“Get these differences in mind:

    “Dive bombing is undertaken from high-angle dive, usually 60° to 70°, braked by flaps and/or wheels to maintain a constant medium speed (about 280-300 knots) during the latter part of the dive.

    “Masthead, skip, or minimum altitude bombing involves drops from level flight or a very shallow glide (under 30°) at extremely low altitude and short range. The approach may or may not be made from a steep dive or glide.

    “Horizontal bombing, of course, is done from steady level flight, usually at medium to high altitudes.

    “Glide bombing is primarily a high-speed maneuver designed to capitalize on the element of surprise by getting the plane down to the target quickly and get HITS. The angle of an attack, normally 50°, pus the build-up speed makes a glide bomber a difficult target for antiaircraft gunners, but favorable for accurate sighting by the pilot. After bombs are away, the glide bomber has the advantage of great speed for swift retirement from the range or enemy antiaircraft fire."
     
    Last edited: May 29, 2020
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  14. bronk7

    bronk7 Well-Known Member

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    ..also used by the 5th, I thought were para-frags..not a bombing tactic--but again, a difference from the Navy?..of course the Navy did not have big carrier based bombers.....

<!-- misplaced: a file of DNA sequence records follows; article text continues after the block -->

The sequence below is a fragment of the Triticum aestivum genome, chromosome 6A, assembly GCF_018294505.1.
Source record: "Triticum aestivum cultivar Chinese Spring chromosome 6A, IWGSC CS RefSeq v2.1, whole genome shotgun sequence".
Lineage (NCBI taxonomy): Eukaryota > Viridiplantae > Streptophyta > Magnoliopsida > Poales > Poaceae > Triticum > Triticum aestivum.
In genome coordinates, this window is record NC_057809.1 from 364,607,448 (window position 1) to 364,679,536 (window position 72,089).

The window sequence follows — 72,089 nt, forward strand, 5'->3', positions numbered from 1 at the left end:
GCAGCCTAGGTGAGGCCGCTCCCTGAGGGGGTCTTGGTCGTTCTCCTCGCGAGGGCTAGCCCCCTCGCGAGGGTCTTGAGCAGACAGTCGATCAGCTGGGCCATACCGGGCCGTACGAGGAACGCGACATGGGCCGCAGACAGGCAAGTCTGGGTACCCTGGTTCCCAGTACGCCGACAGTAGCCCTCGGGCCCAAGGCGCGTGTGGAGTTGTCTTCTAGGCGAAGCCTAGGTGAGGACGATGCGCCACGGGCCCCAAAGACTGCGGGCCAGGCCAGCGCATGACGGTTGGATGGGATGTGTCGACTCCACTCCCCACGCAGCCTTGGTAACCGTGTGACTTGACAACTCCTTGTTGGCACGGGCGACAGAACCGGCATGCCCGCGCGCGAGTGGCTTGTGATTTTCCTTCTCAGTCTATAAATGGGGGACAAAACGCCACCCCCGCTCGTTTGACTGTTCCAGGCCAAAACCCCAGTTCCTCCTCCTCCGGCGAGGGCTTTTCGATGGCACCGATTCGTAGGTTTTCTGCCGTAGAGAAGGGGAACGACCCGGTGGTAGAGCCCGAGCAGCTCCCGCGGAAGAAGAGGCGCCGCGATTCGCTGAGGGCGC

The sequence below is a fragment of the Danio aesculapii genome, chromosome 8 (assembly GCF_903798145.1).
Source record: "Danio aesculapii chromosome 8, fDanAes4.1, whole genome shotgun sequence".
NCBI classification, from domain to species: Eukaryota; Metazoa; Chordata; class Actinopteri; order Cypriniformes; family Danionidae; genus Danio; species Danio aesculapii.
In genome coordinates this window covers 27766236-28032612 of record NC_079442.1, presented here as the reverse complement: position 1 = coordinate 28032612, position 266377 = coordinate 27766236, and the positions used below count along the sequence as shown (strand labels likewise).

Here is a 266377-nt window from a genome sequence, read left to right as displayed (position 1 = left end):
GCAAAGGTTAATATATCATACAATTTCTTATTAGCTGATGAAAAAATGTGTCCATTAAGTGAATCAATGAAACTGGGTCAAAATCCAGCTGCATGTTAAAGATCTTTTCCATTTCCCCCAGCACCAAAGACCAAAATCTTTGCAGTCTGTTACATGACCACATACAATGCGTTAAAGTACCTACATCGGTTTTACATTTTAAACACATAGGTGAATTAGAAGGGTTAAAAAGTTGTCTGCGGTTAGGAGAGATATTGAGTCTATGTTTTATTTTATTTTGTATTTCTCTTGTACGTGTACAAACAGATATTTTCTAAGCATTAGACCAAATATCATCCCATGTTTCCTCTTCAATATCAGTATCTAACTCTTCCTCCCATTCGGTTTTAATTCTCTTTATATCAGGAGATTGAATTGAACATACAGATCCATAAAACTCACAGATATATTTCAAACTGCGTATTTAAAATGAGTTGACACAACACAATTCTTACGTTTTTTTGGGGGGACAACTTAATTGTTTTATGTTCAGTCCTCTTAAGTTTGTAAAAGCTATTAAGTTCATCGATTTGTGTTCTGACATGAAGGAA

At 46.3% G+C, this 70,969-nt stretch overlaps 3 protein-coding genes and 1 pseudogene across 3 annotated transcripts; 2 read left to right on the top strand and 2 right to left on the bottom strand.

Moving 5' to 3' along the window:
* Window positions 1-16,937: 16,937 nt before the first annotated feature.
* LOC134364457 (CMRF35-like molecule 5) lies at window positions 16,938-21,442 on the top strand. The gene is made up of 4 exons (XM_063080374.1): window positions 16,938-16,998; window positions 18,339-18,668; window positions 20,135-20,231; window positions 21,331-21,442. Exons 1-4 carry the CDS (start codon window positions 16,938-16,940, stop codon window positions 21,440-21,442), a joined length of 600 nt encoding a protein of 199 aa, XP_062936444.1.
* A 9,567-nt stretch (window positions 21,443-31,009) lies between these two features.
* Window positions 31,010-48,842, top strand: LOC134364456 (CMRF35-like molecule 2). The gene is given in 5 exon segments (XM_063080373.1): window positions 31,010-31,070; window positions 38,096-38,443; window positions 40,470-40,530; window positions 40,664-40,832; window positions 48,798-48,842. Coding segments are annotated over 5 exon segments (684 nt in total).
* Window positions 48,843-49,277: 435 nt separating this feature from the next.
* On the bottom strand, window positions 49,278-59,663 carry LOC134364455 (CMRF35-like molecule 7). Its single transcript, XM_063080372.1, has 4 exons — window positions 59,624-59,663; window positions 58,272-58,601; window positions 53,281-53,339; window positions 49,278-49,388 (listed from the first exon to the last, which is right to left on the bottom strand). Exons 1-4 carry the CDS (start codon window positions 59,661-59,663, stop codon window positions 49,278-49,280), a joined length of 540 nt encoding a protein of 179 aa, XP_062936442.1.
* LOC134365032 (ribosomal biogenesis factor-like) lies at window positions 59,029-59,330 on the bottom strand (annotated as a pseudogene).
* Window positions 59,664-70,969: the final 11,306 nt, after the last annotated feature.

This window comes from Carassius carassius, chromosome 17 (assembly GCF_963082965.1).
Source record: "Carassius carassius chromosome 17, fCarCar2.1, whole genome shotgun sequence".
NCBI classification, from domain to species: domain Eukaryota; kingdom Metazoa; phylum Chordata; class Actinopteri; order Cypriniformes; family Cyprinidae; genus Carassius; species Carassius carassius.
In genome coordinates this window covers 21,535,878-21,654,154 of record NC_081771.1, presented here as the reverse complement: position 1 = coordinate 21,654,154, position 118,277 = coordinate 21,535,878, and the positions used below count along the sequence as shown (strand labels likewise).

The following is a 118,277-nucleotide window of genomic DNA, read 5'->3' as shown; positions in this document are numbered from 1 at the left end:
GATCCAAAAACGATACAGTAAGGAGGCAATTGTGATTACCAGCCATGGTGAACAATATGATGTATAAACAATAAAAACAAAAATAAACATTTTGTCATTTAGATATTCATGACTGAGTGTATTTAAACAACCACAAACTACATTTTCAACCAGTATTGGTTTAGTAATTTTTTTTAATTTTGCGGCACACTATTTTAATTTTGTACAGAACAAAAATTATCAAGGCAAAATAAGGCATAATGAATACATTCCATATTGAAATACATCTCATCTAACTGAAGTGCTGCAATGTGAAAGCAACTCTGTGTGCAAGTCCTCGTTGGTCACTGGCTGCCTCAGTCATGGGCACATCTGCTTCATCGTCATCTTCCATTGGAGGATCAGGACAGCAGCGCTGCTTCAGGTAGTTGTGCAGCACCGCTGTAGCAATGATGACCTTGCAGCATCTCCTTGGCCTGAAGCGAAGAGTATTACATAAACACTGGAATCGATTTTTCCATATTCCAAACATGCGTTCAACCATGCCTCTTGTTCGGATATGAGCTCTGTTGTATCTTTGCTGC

any other differences?
    AN-M40 Fragmentation Bomb
    [​IMG]
     
  15. bronk7

    bronk7 Well-Known Member

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    ..thank you Leonard...seems like rockets are ''more accurate''' ..not as much punch, but more accurate...especially by ''untrained'''/etc pilots on bombing
     
  16. R Leonard

    R Leonard Member

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    Once rockets came into use, a lot of time, at least in the USN & USMC, was spent training in their use and in practice to achieve a reasonable level of accuracy.
     
  17. Sheldrake

    Sheldrake Member

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    Let me correct that for you.... ;)

    The chance of hitting a target with a rocket was quite small. The big advantage of a rocket was that the pilot didn't have to overfly the ships oh so nasty AA guns

    Highball was interesting because it could be launched at 350mph whereas torpedoes needed to be dropped at a fatally slow speed.
     
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  18. bronk7

    bronk7 Well-Known Member

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    ..seems like with rockets they were aimed ''like'' the guns--straight on where as with bombs, you had to release at the time, the right height/etc--much harder ...easier to hit with rockets than with bombs, unless well trained?
     
  19. R Leonard

    R Leonard Member

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    Performance envelope for the Mk XII improved as time went on, and actually fairly early according to the date on this memo . . . mk 13 a.JPG mk 13 b.JPG

    Your opinion on employment of rockets is duly noted, but I'd suggest there were more than just a few Japanese on more that just a few vessels, warships and merchants, who might disagree. To paraphrase what Stalin supposedly once said, "quantity is sometimes a quality all its own"
    Rockets 1.JPG
     
    Last edited: May 29, 2020
  20. Takao

    Takao Ace

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    Well, on paper they were improved, however, combat performance was still far below expectations.
    U. S. Navy Bureau of Ordnance in World War II

    You would not happen to have a copy of the 1943 torpedo study would you?
    I have been looking for it off and on online, but have never come across it.

    Combat performance did not really improve until 1944.